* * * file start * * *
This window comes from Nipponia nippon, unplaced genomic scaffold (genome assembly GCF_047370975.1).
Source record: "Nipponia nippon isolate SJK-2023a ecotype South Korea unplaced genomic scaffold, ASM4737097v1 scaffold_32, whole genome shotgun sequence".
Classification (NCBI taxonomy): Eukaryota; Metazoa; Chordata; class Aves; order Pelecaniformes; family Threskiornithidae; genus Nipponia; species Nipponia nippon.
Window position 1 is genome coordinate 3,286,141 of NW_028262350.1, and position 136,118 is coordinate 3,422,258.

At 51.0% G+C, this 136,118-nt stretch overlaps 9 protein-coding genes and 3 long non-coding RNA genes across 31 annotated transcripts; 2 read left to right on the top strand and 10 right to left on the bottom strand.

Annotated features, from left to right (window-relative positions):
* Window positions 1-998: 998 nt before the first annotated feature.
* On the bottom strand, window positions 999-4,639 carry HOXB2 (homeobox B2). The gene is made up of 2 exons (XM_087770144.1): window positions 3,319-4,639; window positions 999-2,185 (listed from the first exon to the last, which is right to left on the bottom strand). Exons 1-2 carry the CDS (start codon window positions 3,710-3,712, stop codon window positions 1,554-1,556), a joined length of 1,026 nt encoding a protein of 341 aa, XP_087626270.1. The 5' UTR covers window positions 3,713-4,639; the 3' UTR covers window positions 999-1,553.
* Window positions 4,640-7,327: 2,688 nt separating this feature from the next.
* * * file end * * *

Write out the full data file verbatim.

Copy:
This window comes from Nipponia nippon, unplaced genomic scaffold (genome assembly GCF_047370975.1).
Source record: "Nipponia nippon isolate SJK-2023a ecotype South Korea unplaced genomic scaffold, ASM4737097v1 scaffold_32, whole genome shotgun sequence".
Classification (NCBI taxonomy): Eukaryota; Metazoa; Chordata; class Aves; order Pelecaniformes; family Threskiornithidae; genus Nipponia; species Nipponia nippon.
Window position 1 is genome coordinate 3,286,141 of NW_028262350.1, and position 136,118 is coordinate 3,422,258.

At 51.0% G+C, this 136,118-nt stretch overlaps 9 protein-coding genes and 3 long non-coding RNA genes across 31 annotated transcripts; 2 read left to right on the top strand and 10 right to left on the bottom strand.

Annotated features, from left to right (window-relative positions):
* Window positions 1-998: 998 nt before the first annotated feature.
* On the bottom strand, window positions 999-4,639 carry HOXB2 (homeobox B2). The gene is made up of 2 exons (XM_087770144.1): window positions 3,319-4,639; window positions 999-2,185 (listed from the first exon to the last, which is right to left on the bottom strand). Exons 1-2 carry the CDS (start codon window positions 3,710-3,712, stop codon window positions 1,554-1,556), a joined length of 1,026 nt encoding a protein of 341 aa, XP_087626270.1. The 5' UTR covers window positions 3,713-4,639; the 3' UTR covers window positions 999-1,553.
* Window positions 4,640-7,327: 2,688 nt separating this feature from the next.